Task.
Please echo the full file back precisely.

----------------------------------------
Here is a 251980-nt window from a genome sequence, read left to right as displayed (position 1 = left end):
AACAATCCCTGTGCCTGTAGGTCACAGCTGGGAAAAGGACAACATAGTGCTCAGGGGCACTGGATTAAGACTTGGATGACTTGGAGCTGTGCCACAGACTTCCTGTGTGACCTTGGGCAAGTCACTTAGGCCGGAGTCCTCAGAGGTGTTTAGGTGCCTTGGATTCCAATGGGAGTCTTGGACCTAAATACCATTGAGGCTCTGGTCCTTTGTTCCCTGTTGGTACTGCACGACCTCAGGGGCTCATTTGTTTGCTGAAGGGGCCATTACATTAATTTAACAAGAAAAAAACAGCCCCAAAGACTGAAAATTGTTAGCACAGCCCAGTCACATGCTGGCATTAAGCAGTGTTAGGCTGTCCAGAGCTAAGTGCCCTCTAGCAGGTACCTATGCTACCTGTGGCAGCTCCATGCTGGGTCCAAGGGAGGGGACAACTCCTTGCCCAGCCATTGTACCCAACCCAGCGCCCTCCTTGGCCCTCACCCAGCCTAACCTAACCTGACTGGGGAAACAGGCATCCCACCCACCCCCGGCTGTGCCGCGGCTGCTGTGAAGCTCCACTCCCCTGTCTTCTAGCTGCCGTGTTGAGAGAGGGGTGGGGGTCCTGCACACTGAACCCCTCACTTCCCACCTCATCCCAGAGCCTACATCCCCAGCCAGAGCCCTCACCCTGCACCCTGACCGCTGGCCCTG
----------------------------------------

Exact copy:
Here is a 251980-nt window from a genome sequence, read left to right as displayed (position 1 = left end):
AACAATCCCTGTGCCTGTAGGTCACAGCTGGGAAAAGGACAACATAGTGCTCAGGGGCACTGGATTAAGACTTGGATGACTTGGAGCTGTGCCACAGACTTCCTGTGTGACCTTGGGCAAGTCACTTAGGCCGGAGTCCTCAGAGGTGTTTAGGTGCCTTGGATTCCAATGGGAGTCTTGGACCTAAATACCATTGAGGCTCTGGTCCTTTGTTCCCTGTTGGTACTGCACGACCTCAGGGGCTCATTTGTTTGCTGAAGGGGCCATTACATTAATTTAACAAGAAAAAAACAGCCCCAAAGACTGAAAATTGTTAGCACAGCCCAGTCACATGCTGGCATTAAGCAGTGTTAGGCTGTCCAGAGCTAAGTGCCCTCTAGCAGGTACCTATGCTACCTGTGGCAGCTCCATGCTGGGTCCAAGGGAGGGGACAACTCCTTGCCCAGCCATTGTACCCAACCCAGCGCCCTCCTTGGCCCTCACCCAGCCTAACCTAACCTGACTGGGGAAACAGGCATCCCACCCACCCCCGGCTGTGCCGCGGCTGCTGTGAAGCTCCACTCCCCTGTCTTCTAGCTGCCGTGTTGAGAGAGGGGTGGGGGTCCTGCACACTGAACCCCTCACTTCCCACCTCATCCCAGAGCCTACATCCCCAGCCAGAGCCCTCACCCTGCACCCTGACCGCTGGCCCTG